When the Philly Pops presents its final program of the season next weekend, flutist Ed Schultz will be in his usual place onstage at Verizon Hall.
Titled “Sixties Hits,” the program features the four original cast members of the Broadway mega-hit Jersey Boys. Together with the Philly Pops Orchestra, they’ll perform highlights of the 1960s music featured in the show.
“I enjoy ‘60s music — it’s fun to listen to and fun to play,” says Schultz.
The three Philly Pops concerts — the final ones this season — take place on May 16-18.
The Elkins Park flutist is a longtime Philly Pops member. He even played in the first concert under Peter Nero 35 years ago. And he’s been principal flutist for the Philly Pops for the past 12 years. For most of those years, Nero was conducting. When he retired two years ago, music director Michael Krajewski took over.
“He likes innovative programs,” says Schultz. “And he has a charming way with the audience. He has a sense of humor and he can be quite funny.”
Schultz and the other Pops musicians are also devoted to Peter Nero. In fact, Nero will lead a Pops concert in Cape May on May 24. The versatile musician is not only principal flutist with the Philly Pops, but with the Chamber Orchestra of Philadelphia, the Pennsylvania Ballet Orchestra, the Academy of Vocal Arts Orchestra and Network for New Music. He’s also a regular substitute with the Philadelphia Orchestra and has played with the West Jersey Chamber Orchestra and Vox Ama Deus.
So his flute is well-traveled. And his calendar is crowded with music activities — opera, chamber music, Pops music and more. Just in the course of a few weeks, the performances have included the Academy of Vocal Arts production of the Massenet opera Manon, then two recitals on the same day, and this Sunday and Monday, May 11 and 12, the Chamber Orchestra of Philadelphia presents an all-Tchaikovsky program.
“It’s always a pleasure to play with my colleagues in the wind section,” says Schultz. “We don’t play together regularly, but when we do, we can instantly lock into each other in terms of making music.”
After the chamber music concerts comes a big leap from Tchaikovsky to ‘60s music from Jersey Boys with the Philly Pops concerts.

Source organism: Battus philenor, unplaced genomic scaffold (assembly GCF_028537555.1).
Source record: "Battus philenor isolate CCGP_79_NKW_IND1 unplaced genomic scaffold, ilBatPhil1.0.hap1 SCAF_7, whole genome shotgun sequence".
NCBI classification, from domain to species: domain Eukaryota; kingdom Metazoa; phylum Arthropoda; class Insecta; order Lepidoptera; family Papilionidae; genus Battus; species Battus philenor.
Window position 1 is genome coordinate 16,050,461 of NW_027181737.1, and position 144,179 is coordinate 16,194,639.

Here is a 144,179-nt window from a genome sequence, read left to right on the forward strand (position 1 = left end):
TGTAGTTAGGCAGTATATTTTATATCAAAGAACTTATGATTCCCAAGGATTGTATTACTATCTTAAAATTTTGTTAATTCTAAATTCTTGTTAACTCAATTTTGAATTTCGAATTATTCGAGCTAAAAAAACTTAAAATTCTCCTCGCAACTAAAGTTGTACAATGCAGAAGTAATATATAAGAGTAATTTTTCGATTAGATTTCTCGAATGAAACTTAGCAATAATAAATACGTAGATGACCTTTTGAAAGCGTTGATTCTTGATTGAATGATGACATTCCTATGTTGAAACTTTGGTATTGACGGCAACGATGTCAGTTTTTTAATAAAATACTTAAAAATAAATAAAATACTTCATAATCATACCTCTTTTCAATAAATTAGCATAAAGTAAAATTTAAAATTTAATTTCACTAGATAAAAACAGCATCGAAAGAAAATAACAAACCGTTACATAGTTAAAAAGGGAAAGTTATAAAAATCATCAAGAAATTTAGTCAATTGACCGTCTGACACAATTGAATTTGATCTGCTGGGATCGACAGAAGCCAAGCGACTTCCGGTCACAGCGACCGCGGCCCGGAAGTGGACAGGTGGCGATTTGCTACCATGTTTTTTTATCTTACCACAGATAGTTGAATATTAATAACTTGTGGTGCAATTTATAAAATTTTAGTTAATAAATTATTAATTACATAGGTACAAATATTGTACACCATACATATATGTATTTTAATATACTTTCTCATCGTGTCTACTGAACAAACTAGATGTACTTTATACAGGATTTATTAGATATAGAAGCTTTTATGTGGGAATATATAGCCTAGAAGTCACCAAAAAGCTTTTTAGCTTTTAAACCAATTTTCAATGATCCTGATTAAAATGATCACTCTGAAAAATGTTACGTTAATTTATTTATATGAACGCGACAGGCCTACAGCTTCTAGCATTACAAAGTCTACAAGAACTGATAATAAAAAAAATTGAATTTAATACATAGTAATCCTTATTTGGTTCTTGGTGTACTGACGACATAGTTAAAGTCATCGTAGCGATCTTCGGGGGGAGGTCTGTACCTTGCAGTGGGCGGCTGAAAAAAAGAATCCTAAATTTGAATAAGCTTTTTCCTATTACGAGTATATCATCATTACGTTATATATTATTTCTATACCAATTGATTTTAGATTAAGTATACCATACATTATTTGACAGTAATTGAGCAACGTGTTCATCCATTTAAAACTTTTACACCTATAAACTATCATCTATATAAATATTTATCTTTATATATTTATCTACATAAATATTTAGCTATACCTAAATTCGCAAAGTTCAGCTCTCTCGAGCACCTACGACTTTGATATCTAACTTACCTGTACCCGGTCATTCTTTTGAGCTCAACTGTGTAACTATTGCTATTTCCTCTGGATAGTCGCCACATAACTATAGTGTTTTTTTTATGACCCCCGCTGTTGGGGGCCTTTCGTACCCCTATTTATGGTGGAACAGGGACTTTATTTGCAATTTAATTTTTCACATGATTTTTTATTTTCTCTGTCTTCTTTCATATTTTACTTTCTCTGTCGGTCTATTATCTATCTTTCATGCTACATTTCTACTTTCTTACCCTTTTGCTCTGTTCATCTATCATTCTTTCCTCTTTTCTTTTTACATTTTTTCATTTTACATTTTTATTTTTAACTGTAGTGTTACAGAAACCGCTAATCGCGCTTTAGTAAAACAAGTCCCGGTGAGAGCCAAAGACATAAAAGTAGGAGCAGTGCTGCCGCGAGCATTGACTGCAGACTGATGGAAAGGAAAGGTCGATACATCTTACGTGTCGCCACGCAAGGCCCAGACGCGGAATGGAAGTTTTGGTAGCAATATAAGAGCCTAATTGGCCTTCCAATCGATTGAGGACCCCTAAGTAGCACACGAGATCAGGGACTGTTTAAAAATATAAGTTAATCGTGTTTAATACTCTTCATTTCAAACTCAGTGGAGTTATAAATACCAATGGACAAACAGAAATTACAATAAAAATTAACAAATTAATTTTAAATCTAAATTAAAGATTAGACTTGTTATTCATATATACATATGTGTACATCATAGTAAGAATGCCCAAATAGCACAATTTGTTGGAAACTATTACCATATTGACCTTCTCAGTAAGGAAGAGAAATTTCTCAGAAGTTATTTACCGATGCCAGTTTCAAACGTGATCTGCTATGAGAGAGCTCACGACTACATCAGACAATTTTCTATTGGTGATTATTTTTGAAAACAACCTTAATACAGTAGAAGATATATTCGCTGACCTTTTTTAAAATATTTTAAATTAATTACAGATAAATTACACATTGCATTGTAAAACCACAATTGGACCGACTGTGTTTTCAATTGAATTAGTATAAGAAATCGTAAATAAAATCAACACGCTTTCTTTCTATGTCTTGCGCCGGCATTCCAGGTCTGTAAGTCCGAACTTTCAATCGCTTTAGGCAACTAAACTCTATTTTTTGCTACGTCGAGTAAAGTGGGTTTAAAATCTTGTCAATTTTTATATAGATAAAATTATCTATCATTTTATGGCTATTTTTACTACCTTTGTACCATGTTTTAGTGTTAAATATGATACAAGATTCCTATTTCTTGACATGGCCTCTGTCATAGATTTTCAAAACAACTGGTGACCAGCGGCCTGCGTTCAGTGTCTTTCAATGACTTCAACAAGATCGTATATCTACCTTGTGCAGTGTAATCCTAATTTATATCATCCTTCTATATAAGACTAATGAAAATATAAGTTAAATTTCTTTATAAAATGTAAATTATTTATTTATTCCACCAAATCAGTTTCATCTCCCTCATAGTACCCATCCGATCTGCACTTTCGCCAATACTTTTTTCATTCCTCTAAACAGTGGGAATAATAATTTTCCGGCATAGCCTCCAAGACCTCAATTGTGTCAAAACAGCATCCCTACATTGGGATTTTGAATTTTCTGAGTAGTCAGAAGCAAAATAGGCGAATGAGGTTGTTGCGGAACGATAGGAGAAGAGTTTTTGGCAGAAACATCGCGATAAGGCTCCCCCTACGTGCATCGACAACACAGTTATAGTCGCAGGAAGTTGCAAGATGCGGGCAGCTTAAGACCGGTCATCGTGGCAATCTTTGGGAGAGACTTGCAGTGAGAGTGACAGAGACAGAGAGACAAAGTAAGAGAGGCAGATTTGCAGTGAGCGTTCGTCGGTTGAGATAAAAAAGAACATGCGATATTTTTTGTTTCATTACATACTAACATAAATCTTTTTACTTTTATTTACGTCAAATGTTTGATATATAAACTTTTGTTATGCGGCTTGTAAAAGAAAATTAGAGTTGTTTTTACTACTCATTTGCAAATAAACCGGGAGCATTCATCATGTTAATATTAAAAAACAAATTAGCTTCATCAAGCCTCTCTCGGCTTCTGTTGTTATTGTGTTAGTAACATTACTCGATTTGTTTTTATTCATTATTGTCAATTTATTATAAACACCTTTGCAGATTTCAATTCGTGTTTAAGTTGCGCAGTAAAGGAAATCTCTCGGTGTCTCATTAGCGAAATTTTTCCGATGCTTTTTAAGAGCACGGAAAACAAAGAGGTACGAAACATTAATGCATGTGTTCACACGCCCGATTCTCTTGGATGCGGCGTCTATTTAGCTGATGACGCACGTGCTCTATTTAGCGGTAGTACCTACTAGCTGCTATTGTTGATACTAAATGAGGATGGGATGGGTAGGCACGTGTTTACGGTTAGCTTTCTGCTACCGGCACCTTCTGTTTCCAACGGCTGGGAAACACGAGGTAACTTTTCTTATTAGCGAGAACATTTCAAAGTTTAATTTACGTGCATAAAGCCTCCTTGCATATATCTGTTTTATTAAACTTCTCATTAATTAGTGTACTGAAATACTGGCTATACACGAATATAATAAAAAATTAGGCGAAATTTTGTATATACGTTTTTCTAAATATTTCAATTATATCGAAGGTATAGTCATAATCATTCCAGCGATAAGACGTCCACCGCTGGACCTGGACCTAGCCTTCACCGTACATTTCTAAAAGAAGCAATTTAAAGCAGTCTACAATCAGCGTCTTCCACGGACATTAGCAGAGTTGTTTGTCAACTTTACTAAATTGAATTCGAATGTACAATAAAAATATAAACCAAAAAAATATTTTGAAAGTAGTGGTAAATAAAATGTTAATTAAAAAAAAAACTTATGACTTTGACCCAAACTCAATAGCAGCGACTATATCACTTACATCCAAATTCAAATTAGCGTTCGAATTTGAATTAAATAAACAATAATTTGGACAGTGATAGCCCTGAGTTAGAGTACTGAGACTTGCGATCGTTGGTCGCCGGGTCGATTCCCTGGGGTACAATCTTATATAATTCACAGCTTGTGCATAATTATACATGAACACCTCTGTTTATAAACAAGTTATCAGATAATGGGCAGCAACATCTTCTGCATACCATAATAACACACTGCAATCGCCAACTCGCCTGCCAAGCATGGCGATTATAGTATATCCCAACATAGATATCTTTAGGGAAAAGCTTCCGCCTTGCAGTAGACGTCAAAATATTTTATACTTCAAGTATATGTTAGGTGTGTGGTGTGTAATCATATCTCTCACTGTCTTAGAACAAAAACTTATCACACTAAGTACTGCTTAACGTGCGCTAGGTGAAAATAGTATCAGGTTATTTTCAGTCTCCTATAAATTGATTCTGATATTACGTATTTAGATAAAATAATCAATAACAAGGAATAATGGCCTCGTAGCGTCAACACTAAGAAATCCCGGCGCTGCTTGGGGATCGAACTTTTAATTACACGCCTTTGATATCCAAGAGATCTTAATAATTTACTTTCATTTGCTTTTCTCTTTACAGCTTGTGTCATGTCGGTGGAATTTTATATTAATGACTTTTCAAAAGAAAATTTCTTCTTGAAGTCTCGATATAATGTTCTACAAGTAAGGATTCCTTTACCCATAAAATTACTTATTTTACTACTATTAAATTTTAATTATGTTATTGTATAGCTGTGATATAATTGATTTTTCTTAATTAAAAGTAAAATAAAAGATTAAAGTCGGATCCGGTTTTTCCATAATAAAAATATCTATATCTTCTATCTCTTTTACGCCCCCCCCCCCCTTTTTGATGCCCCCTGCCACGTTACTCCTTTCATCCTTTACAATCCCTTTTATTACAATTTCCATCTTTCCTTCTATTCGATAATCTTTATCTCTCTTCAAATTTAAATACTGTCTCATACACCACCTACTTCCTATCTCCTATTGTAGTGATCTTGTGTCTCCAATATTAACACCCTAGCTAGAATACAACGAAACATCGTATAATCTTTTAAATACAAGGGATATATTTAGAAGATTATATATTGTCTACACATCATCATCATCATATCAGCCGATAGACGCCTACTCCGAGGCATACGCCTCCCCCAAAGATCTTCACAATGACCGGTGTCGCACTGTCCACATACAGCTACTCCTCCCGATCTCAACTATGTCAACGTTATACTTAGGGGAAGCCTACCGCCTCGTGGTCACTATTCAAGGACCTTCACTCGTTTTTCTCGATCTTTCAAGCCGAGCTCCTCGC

More Broadway music comes next month, when Schultz performs with the orchestra that will play for Evita. Schultz also was in the orchestra for Phantom of the Opera and Porgy and Bess earlier this season.
He not only attends rehearsals for these varied concerts, but puts in practice at home in Elkins Park, where a separate room is devoted entirely to music. On one wall is a photo of Schultz’s teacher from the New England Conservatory, James Pappoutsakis. There’s also a photo of his late father, Robert Schultz, with his jazz quartet. His father was a mining engineer for U.S. Steel, but music was his avocation. He played clarinet and saxophone with a jazz quartet on weekends. Another photo shows his mother, Barbara Burwell, playing guitar.
Both of Ed Schultz’s sons have inherited the music gene. Daniel, 27, played the cello in high school and electric bass in college. Paul, 23, played the flute and now is interested in piano. Neither is a professional musician like their father. Wife Beth Parke is also not a musician — she’s executive director of the Society of Environmental Journalists. But she’s a music lover who comes to many concerts.
Schultz plays three instruments — flute, alto flute and piccolo. His flute collection includes an instrument from Nepal that’s made of bamboo and a Native American flute that is played like a recorder.
His trusty standard flute — the one he uses most often — was acquired in 1972, when he was a freshman at the New England Conservatory.
“It has played many, many notes since then,” he says.
And this month, it will play many more notes, as the busy musician performs with the Chamber Orchestra, the Philly Pops and, next month, Broadway music with Evita at the Academy of Music, which runs from June 17 to 22.
“I enjoy the diversity that all these groups offer,” he says. “And it’s also the opportunity to play with many great musicians.” ••
If you go…
The Chamber Orchestra of Philadelphia presents a program of all-Tchaikovsky music in the Perelman Theater of the Kimmel Center this Sunday afternoon and Monday evening. For tickets, call 215-545-1739 or visit www.chamberorchestra.org
The Philly Pops concert, “Sixties Hits,” is presented May 16, 17 and 18 in Verizon Hall of the Kimmel Center. For tickets, call 215-893-1955 or go to phillypops.org